I grew up in a town without a caution light. Where everyone still pulls to the side of the road for a funeral procession, no matter how long it takes or where they’re trying to go. Everyone knows everyone, their parents, and their grandparents. Even though there were no secrets or privacy, there was always a place to find peace. In an open field, on the lake, down a dirt road, on the ball field, or underneath a sky so dark that every star could be seen. As small as my town was, there was always space-wide open space. Room to breathe, think and feel.
Growing up, I hated the smallness. I hated the way every major misstep was public knowledge. I hated that rumors spread like wildfire through such a small community. I hated that we had to drive out of town for groceries, or even to get gas after dark. I hated everyone knowing everything all of the time. I suppose I was a typical teenager and hated a lot of things!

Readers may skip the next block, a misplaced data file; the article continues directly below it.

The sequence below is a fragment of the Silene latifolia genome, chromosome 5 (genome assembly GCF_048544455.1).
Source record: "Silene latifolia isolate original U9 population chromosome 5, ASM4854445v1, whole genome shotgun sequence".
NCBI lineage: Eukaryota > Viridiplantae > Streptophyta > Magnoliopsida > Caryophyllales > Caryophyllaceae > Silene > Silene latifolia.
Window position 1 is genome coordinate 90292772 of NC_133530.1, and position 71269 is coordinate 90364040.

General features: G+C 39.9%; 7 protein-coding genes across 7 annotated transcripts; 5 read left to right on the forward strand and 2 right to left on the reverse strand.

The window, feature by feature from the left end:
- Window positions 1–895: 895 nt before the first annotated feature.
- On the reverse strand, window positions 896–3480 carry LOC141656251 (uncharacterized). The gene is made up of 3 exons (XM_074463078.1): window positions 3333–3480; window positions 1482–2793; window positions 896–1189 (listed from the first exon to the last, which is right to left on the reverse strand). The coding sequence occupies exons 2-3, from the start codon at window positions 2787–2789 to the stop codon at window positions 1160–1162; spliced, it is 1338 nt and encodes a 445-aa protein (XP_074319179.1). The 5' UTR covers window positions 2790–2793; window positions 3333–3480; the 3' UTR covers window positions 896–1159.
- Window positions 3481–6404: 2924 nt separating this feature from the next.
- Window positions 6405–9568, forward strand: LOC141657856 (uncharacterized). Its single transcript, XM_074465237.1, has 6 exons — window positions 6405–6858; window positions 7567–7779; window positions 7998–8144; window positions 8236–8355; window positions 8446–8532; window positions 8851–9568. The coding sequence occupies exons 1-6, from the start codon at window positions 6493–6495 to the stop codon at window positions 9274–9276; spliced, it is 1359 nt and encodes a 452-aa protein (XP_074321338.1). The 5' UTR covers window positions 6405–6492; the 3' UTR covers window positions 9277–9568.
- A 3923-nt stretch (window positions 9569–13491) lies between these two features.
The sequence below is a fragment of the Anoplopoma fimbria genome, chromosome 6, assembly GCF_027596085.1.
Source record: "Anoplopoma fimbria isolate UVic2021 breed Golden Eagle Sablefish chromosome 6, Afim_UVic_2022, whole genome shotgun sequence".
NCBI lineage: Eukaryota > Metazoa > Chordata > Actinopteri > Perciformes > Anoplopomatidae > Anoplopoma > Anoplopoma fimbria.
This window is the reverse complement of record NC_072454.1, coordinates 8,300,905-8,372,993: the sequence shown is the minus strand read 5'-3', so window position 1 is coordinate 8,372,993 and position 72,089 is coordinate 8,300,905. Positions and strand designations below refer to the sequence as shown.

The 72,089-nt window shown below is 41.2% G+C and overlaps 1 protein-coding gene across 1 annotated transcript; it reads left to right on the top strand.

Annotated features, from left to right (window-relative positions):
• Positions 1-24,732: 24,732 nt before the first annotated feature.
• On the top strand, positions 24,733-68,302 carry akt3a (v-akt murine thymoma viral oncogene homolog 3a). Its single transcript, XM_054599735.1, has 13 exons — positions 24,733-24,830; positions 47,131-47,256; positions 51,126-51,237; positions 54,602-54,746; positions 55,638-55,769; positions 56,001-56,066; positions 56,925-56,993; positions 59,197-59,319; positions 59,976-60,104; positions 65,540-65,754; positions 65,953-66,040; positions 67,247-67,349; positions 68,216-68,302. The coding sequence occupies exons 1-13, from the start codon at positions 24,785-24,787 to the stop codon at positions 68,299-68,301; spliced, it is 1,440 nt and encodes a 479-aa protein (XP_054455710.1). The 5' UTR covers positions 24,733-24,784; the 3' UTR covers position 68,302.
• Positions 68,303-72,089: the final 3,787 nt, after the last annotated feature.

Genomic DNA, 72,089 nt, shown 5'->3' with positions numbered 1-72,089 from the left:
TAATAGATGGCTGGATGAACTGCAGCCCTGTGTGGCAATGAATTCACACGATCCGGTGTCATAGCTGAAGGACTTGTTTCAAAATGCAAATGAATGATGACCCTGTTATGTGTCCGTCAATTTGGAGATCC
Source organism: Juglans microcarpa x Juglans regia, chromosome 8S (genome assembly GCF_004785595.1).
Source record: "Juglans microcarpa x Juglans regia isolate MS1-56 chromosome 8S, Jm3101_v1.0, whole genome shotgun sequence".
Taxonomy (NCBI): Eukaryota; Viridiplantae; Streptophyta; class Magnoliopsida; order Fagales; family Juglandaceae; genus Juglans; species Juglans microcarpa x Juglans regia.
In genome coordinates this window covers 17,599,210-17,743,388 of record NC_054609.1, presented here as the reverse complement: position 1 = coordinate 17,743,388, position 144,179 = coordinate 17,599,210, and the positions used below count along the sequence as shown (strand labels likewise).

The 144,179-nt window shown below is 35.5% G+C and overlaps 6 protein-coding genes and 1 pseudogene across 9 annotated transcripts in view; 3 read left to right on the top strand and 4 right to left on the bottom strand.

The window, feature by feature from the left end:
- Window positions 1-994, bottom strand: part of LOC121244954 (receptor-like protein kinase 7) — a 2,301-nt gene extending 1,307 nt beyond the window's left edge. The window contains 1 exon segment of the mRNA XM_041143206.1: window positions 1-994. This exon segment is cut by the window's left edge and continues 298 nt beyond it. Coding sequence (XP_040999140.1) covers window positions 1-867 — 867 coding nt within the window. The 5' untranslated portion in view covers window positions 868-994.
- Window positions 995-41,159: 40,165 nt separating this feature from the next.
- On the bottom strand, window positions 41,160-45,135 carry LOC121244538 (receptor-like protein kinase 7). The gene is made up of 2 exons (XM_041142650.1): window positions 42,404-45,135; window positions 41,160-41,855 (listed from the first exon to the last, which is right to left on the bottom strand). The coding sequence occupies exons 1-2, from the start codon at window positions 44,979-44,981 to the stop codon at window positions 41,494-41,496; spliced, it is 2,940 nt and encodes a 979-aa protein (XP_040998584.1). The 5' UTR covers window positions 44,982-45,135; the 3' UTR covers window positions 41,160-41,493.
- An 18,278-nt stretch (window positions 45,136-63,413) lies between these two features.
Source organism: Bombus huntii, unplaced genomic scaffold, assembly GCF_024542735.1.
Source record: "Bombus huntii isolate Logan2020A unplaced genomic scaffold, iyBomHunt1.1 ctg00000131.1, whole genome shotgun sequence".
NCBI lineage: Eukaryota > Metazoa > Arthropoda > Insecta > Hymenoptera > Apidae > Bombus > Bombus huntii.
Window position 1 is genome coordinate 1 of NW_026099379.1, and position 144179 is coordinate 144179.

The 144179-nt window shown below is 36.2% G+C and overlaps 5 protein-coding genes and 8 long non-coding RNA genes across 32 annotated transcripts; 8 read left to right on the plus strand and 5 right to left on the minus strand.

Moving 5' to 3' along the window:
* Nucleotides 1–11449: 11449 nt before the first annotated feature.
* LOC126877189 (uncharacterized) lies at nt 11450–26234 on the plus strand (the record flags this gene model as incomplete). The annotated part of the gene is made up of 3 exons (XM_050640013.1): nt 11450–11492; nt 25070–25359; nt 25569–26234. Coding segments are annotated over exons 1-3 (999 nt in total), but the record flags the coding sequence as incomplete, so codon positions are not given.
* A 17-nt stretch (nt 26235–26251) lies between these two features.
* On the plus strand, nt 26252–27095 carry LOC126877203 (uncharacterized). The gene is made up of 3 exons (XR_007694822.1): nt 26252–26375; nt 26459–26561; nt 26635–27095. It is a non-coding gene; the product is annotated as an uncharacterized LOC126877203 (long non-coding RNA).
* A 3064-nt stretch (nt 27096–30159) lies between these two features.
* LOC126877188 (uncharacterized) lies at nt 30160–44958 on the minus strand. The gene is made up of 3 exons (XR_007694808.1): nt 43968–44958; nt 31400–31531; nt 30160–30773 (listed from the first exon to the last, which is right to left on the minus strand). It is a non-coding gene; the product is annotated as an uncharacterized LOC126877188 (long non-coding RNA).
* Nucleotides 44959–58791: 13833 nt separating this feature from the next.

It’s been twenty years since I graduated from high school and left my little town. At the time, I couldn’t wait to leave for college and live my life freely, out from underneath the small-town microscope. I dreamed of basking in the anonymity of a college town.
Now my own children have entered high school, and I am a walking panic attack trying to navigate their teenage years. My tiny class of thirty-six pales in comparison to their 3-A high school. It’s too big, with too many kids to keep up with. They are at the age where they’re entitled to some freedom, but I still need to know where they are, what they’re doing, and who they’re with at all times. But there are so many kids, so many names…it’s impossible to know every child and their parents. It’s mentally exhausting even without the added stress of social media.
I’d give anything to have the smallness back now; for my kids to live in a community where people are so personally connected and deeply intertwined and have been that way for generations.
Everything I hated as a teenager is exactly what I want for my own kids now. “You’ll understand when you grow up and have children of your own.” I’m not sure truer words have ever been spoken. Hold on mamas-these years are as short as they are hard, and our time with our babies is almost up.
As seen in Modern Grace Magazine